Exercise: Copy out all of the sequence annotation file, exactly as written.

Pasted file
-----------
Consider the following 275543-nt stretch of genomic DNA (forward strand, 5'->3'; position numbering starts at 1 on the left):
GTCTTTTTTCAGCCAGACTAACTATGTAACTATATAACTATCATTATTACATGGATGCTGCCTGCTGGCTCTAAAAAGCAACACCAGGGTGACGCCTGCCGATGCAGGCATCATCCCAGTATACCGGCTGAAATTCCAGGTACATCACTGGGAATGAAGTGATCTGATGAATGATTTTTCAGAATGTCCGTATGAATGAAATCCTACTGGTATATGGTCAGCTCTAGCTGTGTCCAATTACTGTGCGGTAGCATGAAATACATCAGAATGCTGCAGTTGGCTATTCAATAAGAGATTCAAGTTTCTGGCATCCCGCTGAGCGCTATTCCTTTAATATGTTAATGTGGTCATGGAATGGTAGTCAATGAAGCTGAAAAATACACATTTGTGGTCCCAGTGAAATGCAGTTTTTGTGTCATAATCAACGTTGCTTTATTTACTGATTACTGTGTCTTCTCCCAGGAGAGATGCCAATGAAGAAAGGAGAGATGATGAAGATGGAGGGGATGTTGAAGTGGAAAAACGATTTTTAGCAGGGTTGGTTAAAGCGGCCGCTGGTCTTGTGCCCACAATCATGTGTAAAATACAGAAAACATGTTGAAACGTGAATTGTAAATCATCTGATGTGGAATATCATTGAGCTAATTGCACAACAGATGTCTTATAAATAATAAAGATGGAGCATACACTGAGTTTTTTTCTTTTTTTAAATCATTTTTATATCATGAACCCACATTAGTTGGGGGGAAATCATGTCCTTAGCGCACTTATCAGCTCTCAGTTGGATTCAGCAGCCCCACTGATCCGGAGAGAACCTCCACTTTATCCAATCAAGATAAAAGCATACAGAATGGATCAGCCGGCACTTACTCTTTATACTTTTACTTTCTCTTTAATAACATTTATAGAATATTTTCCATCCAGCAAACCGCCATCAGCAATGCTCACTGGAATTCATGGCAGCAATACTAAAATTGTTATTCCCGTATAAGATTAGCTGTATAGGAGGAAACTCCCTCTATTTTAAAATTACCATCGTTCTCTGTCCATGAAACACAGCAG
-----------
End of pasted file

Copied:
Consider the following 275543-nt stretch of genomic DNA (forward strand, 5'->3'; position numbering starts at 1 on the left):
GTCTTTTTTCAGCCAGACTAACTATGTAACTATATAACTATCATTATTACATGGATGCTGCCTGCTGGCTCTAAAAAGCAACACCAGGGTGACGCCTGCCGATGCAGGCATCATCCCAGTATACCGGCTGAAATTCCAGGTACATCACTGGGAATGAAGTGATCTGATGAATGATTTTTCAGAATGTCCGTATGAATGAAATCCTACTGGTATATGGTCAGCTCTAGCTGTGTCCAATTACTGTGCGGTAGCATGAAATACATCAGAATGCTGCAGTTGGCTATTCAATAAGAGATTCAAGTTTCTGGCATCCCGCTGAGCGCTATTCCTTTAATATGTTAATGTGGTCATGGAATGGTAGTCAATGAAGCTGAAAAATACACATTTGTGGTCCCAGTGAAATGCAGTTTTTGTGTCATAATCAACGTTGCTTTATTTACTGATTACTGTGTCTTCTCCCAGGAGAGATGCCAATGAAGAAAGGAGAGATGATGAAGATGGAGGGGATGTTGAAGTGGAAAAACGATTTTTAGCAGGGTTGGTTAAAGCGGCCGCTGGTCTTGTGCCCACAATCATGTGTAAAATACAGAAAACATGTTGAAACGTGAATTGTAAATCATCTGATGTGGAATATCATTGAGCTAATTGCACAACAGATGTCTTATAAATAATAAAGATGGAGCATACACTGAGTTTTTTTCTTTTTTTAAATCATTTTTATATCATGAACCCACATTAGTTGGGGGGAAATCATGTCCTTAGCGCACTTATCAGCTCTCAGTTGGATTCAGCAGCCCCACTGATCCGGAGAGAACCTCCACTTTATCCAATCAAGATAAAAGCATACAGAATGGATCAGCCGGCACTTACTCTTTATACTTTTACTTTCTCTTTAATAACATTTATAGAATATTTTCCATCCAGCAAACCGCCATCAGCAATGCTCACTGGAATTCATGGCAGCAATACTAAAATTGTTATTCCCGTATAAGATTAGCTGTATAGGAGGAAACTCCCTCTATTTTAAAATTACCATCGTTCTCTGTCCATGAAACACAGCAG